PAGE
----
If I get new ideas, I write them down, whether in my notes on my phone or the next notepad I have with me. Sometimes you get the craziest ideas just out of nowhere and it would be a shame forget them, right? I love to choose one day of the week where I write down everything which I planned for the following week. From appointments, dates with friends to time for studying, etc. I like to use a calendar for example. I found it also helps to set goals for the next day before you go to sleep. This way I don't feel overwhelmed by what I have to do the whole week, but rather focus just on the next day, which is important for being in the present.

Do something good for yourself!

Pick up 3 things you want to do for yourself every week. Make space for those – just time for you!This will strengthen your self-love, mental health, and just your whole being.Living in the moment is also important, don’t think what might be in a week or next year. Do what you can do every day. This way you will get closer and closer to your goals. Most of them aren’t reached by sprinting but are more like a marathon. That’s not bad at all, be patient and always believe in yourself.



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My Experiences With Therapists In Germany

Hello friends! I'm very busy with my studies and in a few weeks, I'll have my finals for this semester. I struggle with "work-life balance" and set myself under too much pressure, therefore, my creativity suffers. But I work on that and I try to be more active on my blog again. I hope you understand. Recently I've been wanting to make my blog more personal next to sharing tips and giving advice.


Today's topic

Today I want to talk about an important and personal topic, therapy. When I got diagnosed with anorexia accompanied by depression and anxiety (which is very common) I was shocked because I haven’t thought it was that serious. Anorexia tricks a lot with your mind and you often don’t realize how difficult and complex this illness is. I said to doctors “no way, I’m not that sick, I can overcome this easily on my own.”.After I got down to dangerously low weight and sleeping with 3 blankets, thinking about food 24/7 I broke down and cried my soul out to my mom. At this time I also decided to quit my apprenticeship because I couldn’t concentrate or work at all (I also didn’t like what I did). We decided to go to the doctors the next day and he send me to a psychiatrist. I had to get an appointment and couldn’t go there immediately, I had to wait about 2-3 weeks. As I got there, my blood got checked, of course, I got weighed, my mom and I had an interview separated to check the situation at home. The psychiatrist I talked to wanted to send me to a clinic for eating disorders, but I didn’t want to go. I was 18 at that time and so they couldn’t force me. She was very harsh and I didn’t get well with her. (But now I realize she must be like that because my illness was that serious.)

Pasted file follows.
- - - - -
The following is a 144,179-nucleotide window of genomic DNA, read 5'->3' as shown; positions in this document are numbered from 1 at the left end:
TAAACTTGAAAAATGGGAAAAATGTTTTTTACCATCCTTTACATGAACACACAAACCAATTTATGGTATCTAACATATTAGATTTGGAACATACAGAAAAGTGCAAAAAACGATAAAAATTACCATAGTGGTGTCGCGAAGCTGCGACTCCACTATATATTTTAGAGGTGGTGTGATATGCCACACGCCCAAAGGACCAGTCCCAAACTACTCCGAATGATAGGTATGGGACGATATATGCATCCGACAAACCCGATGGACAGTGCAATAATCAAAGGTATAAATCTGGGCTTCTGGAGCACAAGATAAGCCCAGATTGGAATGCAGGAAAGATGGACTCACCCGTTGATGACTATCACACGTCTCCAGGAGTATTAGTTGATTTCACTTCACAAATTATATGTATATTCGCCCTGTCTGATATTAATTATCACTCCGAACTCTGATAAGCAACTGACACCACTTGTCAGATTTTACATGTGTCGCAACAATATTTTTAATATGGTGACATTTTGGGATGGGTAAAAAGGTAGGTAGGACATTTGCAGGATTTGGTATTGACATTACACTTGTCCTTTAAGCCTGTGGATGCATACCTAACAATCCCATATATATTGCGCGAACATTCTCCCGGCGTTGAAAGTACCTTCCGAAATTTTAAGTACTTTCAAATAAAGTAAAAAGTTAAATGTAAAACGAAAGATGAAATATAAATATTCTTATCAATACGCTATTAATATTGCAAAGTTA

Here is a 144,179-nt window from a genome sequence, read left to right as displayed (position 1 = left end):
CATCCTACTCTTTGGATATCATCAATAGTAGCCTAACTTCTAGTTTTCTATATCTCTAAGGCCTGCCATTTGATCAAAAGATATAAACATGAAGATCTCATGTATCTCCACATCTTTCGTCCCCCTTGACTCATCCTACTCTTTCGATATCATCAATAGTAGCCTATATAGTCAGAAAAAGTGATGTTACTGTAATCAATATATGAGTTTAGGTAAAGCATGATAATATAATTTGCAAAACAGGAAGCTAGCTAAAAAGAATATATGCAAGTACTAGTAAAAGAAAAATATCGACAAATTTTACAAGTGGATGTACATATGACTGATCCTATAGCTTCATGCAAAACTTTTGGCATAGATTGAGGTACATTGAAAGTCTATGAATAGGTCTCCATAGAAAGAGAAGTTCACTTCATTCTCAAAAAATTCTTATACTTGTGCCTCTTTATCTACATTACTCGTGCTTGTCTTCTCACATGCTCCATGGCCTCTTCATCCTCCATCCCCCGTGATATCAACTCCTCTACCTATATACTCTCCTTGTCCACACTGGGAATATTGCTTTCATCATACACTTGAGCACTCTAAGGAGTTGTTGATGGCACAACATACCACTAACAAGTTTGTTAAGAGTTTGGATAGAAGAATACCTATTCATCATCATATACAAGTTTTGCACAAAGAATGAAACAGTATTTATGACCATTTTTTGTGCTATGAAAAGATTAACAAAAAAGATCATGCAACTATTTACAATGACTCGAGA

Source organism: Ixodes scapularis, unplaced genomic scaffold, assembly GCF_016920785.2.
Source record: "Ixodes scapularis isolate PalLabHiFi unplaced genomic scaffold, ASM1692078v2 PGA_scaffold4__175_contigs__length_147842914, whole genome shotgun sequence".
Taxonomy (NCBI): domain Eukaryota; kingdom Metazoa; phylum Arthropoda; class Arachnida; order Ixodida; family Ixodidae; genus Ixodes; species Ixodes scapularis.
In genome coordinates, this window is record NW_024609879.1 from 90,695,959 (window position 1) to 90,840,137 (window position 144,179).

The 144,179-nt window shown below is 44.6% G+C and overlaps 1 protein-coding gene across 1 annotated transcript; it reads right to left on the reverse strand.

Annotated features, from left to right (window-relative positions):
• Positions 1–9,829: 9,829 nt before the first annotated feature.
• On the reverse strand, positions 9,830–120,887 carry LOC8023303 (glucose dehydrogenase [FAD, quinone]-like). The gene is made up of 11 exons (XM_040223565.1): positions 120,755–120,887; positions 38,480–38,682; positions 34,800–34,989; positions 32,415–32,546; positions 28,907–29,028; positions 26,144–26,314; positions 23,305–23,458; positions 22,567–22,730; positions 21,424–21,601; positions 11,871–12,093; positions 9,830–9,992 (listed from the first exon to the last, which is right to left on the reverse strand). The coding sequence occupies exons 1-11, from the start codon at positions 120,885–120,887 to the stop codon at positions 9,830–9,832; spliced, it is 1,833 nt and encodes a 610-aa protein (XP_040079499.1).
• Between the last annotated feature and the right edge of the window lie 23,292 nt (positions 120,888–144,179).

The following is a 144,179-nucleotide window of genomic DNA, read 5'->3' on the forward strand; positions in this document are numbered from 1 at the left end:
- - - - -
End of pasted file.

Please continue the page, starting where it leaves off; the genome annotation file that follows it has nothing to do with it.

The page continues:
My first therapist

I took the responsibility to get outpatient therapy and was looking for a therapist in my hometown.Luckily, I found someone who just opened their doctor’s office and I got regular appointments after only one month of waiting. Usually, you wait 3-6 months because the wait lists are so long. Anyway, I got skeptical from the beginning on because I was uncomfortable talking to a male. Especially about such personal and deep topics. But I gave it a shot because I couldn’t recover on my own when I was caught in the depths of anorexia, where I could have died “easily”. This was around January or February of 2014. At this time, I took some time off for about 10 months as I mentioned before in order to focus on my recovery. I started going to therapy once a week and did nothing special besides that. But one thing was that I caught up with my interest in Japanese culture and started learning Japanese on my own. I could do a part-time job next to that, but my anxiety was on the rooftop and I was way too anxious to even talk to someone in a supermarket, drugstore or similar. So I was “only” going to therapy and besides that staying at home, where I practiced, more or less what I’ve learned in my therapy sessions and through the recovery community online. The last one was more helpful in my opinion because I worked with the wrong therapist. He set me under too much pressure and confused me. Especially when I slowly started eating again...

Troubles, Problems

One time he said what I eat is okay, and one time he even said it’s too much, even though I tried my best to hit recovery amounts and stayed sedentary in order to repair my body and heal my soul. Eventually, I relapsed several times during this stage and was in “quasi-recovery”. I often had arguments with him and it just was not beneficial for my healing process. Sadly I continued to go to this therapist until my apprenticeship started because I still wasn’t able to find a new one and I thought “better a bad therapist than no one”. Within these 10 months I eventually got to a minimum healthy weight, but the boundaries to underweight we’re little.